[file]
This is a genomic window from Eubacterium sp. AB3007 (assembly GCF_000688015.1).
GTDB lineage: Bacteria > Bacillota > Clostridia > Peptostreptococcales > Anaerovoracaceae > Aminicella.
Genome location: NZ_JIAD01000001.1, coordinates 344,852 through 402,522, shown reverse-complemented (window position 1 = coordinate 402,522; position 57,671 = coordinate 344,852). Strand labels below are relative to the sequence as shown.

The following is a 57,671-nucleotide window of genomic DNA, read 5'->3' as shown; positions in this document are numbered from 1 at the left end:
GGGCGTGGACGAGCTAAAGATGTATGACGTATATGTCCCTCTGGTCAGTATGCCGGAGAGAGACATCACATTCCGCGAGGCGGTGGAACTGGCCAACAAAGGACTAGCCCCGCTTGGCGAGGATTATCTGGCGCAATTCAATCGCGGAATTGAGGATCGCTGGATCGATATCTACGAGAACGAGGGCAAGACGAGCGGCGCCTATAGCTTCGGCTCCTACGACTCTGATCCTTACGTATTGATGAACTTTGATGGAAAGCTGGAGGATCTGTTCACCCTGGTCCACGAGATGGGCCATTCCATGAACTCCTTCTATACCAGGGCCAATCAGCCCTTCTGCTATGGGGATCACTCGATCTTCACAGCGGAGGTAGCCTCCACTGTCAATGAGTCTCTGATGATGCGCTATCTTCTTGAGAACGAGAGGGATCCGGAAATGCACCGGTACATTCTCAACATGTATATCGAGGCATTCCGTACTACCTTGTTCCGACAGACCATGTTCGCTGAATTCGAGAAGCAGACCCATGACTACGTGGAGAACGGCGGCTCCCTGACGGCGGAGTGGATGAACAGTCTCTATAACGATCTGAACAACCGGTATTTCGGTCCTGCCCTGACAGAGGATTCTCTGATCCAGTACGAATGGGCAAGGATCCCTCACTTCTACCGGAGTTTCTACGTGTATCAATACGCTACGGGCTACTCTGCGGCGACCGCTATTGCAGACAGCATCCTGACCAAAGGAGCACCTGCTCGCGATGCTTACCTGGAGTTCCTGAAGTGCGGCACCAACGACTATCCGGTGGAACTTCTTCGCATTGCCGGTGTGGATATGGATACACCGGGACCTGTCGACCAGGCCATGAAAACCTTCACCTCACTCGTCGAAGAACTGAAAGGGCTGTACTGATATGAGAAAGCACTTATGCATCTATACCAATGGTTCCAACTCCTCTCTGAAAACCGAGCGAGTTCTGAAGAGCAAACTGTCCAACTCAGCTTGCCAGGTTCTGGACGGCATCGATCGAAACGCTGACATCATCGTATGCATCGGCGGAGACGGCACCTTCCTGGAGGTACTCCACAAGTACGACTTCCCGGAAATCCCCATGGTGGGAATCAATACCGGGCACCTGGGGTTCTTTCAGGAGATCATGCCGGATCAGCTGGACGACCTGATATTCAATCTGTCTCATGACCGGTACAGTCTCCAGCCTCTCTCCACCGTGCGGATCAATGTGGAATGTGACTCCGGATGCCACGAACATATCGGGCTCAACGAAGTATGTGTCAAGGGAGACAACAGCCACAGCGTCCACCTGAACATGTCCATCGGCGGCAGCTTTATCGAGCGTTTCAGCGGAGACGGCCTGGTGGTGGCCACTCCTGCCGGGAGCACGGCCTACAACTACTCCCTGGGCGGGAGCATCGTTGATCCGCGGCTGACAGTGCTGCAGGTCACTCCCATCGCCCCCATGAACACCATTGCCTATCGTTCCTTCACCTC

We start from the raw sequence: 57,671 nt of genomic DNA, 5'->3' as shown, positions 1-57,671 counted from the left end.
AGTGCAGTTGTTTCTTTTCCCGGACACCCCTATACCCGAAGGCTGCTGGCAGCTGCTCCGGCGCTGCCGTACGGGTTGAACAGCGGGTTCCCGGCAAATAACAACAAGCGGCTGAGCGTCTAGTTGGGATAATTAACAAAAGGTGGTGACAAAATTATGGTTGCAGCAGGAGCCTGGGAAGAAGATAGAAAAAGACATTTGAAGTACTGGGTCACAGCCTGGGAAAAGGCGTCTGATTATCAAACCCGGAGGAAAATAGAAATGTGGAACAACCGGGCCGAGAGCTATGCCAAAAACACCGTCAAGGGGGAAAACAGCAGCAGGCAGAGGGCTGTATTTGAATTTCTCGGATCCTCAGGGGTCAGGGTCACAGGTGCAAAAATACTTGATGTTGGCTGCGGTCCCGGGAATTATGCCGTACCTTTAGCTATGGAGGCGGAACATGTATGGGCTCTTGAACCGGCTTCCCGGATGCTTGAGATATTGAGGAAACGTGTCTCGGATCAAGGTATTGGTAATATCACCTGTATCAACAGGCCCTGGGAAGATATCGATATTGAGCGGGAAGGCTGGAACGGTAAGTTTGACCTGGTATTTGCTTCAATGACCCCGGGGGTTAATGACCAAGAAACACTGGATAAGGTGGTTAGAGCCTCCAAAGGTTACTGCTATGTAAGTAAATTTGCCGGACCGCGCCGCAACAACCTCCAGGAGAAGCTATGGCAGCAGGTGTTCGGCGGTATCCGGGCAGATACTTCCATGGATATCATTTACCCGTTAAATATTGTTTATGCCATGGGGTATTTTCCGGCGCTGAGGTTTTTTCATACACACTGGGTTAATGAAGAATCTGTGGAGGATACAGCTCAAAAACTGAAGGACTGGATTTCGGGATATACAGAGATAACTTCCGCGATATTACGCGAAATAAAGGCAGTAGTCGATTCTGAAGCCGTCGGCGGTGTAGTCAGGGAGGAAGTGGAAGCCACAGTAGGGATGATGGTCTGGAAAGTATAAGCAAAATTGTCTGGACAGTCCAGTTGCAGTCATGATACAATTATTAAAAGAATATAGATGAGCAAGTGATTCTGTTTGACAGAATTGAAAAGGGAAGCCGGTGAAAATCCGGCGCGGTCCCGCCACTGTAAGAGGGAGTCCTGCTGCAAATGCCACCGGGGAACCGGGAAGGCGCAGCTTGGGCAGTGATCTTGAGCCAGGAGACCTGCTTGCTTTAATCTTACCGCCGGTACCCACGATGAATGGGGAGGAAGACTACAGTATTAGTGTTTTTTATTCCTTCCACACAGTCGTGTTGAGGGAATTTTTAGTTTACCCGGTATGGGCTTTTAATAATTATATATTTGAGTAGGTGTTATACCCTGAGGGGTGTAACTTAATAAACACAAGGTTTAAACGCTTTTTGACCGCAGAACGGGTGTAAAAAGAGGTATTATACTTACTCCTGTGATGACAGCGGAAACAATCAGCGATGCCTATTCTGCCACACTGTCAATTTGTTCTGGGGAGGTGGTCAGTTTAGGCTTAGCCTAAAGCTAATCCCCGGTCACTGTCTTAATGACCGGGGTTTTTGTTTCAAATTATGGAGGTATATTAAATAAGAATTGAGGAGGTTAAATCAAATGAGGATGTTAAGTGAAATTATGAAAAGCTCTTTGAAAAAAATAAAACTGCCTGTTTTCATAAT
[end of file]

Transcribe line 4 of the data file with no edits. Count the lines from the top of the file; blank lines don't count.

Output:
The following is a 57,671-nucleotide window of genomic DNA, read 5'->3' as shown; positions in this document are numbered from 1 at the left end: